I am somewhat familiar with the concepts of Satyagraha and non-violence that Gandhi preached and sometimes practiced. They are interesting tools and can be employed effectively in some circumstances. But, like all tools, they too can’t be employed in every case; they are not easy for mere mortals to employ even under favorable circumstances. In fact, they have severe limitations in that they are not general purpose tools but are rather special purpose tools. The interesting thing is irrespective of whether they work or not, the user gets to occupy the moral high ground.
Occupying moral high ground is well and good if that is one’s objective. But one could be very dead at the end of the day — on high ground but still dead.
Those tools elevate the user in the user’s estimation at least. But the sad fact of this world is that it does not work in those cases where you most desperately want it to work. One needs an effective tool against mass murderers more urgently than against robbers. The former could not care less whether you have an elevated opinion of your own moral standing. Hitler, for instance, would have slaughtered without compunction those who responded to his aggression with non-violence; it would have eased the realization of his megalomanical dreams of world domination.
I must hasten to add that satyagraha and non-violence is a “first-best” tool. And that is precisely the trouble, ironically. First-best tools work in “first-best” worlds. A bit of reflection will convince most people that the world we live in is a “second-best” world.
Second best worlds are not perfect and indeed have multiple distortions. Employing tools that are meant for first best worlds could lead one to make a situation worse. And that is what most well-meaning but misguided moral busybodies end up doing — making a bad situation worse. Their enthusiasm to do good often outstrips their ability to comprehend the nature of the world. “Let me save you from drowning,” said the monkey to the fish, as he put the fish up on a tree.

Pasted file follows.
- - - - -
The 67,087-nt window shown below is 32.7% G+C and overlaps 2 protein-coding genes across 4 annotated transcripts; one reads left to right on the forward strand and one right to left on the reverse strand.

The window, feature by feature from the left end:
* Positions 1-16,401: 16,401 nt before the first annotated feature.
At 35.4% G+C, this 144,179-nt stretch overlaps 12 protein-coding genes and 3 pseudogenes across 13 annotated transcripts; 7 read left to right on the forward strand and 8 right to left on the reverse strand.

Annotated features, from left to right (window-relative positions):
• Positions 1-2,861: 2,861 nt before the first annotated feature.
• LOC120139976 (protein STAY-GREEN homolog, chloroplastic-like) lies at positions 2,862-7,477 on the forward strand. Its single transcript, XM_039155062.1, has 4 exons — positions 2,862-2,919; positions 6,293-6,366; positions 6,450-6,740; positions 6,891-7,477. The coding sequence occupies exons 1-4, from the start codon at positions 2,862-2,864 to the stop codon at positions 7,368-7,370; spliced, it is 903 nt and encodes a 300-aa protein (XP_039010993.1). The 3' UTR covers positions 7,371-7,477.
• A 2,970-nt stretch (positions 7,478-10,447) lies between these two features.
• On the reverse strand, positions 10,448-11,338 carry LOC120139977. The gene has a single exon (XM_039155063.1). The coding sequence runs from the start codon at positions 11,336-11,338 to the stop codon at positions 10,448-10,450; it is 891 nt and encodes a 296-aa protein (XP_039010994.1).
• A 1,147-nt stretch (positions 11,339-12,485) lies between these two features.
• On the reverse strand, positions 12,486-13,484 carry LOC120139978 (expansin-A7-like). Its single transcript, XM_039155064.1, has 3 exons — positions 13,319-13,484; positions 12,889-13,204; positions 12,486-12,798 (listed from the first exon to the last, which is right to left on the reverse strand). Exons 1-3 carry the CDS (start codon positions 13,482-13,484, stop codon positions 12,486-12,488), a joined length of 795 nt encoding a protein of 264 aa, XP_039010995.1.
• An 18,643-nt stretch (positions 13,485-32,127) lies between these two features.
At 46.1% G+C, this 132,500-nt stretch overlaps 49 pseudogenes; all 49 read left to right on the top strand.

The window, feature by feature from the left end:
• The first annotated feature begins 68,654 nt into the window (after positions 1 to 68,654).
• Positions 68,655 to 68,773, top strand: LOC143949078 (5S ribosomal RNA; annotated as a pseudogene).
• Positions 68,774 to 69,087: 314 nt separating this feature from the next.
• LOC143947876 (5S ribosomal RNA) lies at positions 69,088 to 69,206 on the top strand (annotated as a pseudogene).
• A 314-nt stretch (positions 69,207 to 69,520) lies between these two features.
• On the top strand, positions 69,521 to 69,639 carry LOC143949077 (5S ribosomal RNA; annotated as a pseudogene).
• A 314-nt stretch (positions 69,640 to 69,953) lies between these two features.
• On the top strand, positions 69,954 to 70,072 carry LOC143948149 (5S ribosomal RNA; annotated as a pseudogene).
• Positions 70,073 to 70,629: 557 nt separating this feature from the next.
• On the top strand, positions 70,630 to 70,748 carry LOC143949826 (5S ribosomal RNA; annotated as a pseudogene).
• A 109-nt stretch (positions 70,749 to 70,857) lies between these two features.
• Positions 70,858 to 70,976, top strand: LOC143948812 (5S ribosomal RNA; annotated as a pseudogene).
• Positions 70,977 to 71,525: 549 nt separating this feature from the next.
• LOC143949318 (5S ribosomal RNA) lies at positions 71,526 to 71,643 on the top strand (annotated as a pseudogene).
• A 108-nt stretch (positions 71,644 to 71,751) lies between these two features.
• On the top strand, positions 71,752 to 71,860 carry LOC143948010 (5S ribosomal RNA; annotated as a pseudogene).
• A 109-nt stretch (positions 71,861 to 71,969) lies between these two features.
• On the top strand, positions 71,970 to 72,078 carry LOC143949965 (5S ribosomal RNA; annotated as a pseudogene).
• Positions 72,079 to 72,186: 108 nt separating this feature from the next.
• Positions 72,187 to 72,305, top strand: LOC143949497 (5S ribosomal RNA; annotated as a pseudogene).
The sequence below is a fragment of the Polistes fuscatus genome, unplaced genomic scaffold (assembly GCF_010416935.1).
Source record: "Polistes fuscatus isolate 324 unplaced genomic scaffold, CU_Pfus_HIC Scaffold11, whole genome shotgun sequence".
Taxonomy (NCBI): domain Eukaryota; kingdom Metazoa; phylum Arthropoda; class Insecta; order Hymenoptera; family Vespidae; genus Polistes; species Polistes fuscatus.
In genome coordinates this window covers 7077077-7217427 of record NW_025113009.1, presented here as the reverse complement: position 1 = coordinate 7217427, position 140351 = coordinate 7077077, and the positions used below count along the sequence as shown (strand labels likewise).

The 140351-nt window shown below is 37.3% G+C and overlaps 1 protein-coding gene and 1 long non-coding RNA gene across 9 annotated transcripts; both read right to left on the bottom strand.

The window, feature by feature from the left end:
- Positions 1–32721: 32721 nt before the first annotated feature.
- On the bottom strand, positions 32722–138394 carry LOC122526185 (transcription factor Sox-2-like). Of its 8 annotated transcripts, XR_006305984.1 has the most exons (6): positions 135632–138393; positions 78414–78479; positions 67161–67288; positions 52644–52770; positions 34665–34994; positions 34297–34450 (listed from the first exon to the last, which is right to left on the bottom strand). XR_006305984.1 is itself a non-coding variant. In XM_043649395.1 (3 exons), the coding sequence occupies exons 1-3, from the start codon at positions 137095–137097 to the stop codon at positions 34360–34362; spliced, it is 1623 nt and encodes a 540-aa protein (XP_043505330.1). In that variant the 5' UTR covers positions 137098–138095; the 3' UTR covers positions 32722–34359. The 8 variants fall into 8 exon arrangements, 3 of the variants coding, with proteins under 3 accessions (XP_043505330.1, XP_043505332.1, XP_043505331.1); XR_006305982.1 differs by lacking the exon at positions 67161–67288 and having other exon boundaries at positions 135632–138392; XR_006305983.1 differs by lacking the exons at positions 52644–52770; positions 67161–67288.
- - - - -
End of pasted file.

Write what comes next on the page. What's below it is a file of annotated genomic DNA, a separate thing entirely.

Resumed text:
Mere good intentions are not sufficient; often they pave the road to hell. In my considered opinion, it was Gandhi’s good intentions that have paved the way India’s descent into hell. My contention is that the ‘Gandhian Revolution’ is what has condemned hundreds of millions (if not more than a billion) people to lead inhuman lives.
By ‘Gandhian revolution’ I mean the notion of ‘Gandhian self-sufficiency’ and Gandhian economics. And here in a nutshell is the problem: in a world that is mutually interdependent, it is insanity to insist upon self-sufficiency at any level — whether it is the level of the nation, the city, the village, the family, or the individual. Mutual dependencies exist at all levels down to the gut level where we depend on bacteria for our lives.
A goal that seeks self-sufficiency (at any level of analysis) is a prescription for poverty — not just of the body but also of the mind. We are deeply and inalienably connected with all others, however one defines the ‘other.’